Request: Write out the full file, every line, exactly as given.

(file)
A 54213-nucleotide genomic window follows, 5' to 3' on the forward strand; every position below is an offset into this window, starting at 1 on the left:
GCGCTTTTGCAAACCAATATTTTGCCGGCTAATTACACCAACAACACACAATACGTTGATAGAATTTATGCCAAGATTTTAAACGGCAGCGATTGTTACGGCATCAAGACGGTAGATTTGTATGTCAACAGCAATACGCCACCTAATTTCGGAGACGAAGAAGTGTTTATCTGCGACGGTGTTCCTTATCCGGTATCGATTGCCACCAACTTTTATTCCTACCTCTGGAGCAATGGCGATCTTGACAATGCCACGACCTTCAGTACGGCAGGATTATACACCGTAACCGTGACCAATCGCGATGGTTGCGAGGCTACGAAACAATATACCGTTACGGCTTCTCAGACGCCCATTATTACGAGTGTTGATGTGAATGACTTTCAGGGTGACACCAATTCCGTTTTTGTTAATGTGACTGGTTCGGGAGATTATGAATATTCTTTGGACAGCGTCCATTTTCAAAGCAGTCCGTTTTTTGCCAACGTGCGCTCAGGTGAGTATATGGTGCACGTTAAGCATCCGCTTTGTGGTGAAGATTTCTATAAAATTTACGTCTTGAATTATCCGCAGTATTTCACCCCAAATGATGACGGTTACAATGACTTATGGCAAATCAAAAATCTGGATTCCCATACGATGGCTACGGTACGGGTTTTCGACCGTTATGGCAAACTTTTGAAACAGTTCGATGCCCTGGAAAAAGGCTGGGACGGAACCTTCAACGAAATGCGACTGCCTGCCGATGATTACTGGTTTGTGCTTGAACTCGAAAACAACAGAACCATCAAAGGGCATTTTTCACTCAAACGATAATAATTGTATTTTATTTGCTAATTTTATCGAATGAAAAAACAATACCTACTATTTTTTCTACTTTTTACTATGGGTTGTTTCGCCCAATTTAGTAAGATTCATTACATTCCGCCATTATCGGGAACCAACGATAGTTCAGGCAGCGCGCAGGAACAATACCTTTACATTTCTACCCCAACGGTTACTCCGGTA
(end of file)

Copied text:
A 54213-nucleotide genomic window follows, 5' to 3' on the forward strand; every position below is an offset into this window, starting at 1 on the left:
GCGCTTTTGCAAACCAATATTTTGCCGGCTAATTACACCAACAACACACAATACGTTGATAGAATTTATGCCAAGATTTTAAACGGCAGCGATTGTTACGGCATCAAGACGGTAGATTTGTATGTCAACAGCAATACGCCACCTAATTTCGGAGACGAAGAAGTGTTTATCTGCGACGGTGTTCCTTATCCGGTATCGATTGCCACCAACTTTTATTCCTACCTCTGGAGCAATGGCGATCTTGACAATGCCACGACCTTCAGTACGGCAGGATTATACACCGTAACCGTGACCAATCGCGATGGTTGCGAGGCTACGAAACAATATACCGTTACGGCTTCTCAGACGCCCATTATTACGAGTGTTGATGTGAATGACTTTCAGGGTGACACCAATTCCGTTTTTGTTAATGTGACTGGTTCGGGAGATTATGAATATTCTTTGGACAGCGTCCATTTTCAAAGCAGTCCGTTTTTTGCCAACGTGCGCTCAGGTGAGTATATGGTGCACGTTAAGCATCCGCTTTGTGGTGAAGATTTCTATAAAATTTACGTCTTGAATTATCCGCAGTATTTCACCCCAAATGATGACGGTTACAATGACTTATGGCAAATCAAAAATCTGGATTCCCATACGATGGCTACGGTACGGGTTTTCGACCGTTATGGCAAACTTTTGAAACAGTTCGATGCCCTGGAAAAAGGCTGGGACGGAACCTTCAACGAAATGCGACTGCCTGCCGATGATTACTGGTTTGTGCTTGAACTCGAAAACAACAGAACCATCAAAGGGCATTTTTCACTCAAACGATAATAATTGTATTTTATTTGCTAATTTTATCGAATGAAAAAACAATACCTACTATTTTTTCTACTTTTTACTATGGGTTGTTTCGCCCAATTTAGTAAGATTCATTACATTCCGCCATTATCGGGAACCAACGATAGTTCAGGCAGCGCGCAGGAACAATACCTTTACATTTCTACCCCAACGGTTACTCCGGTA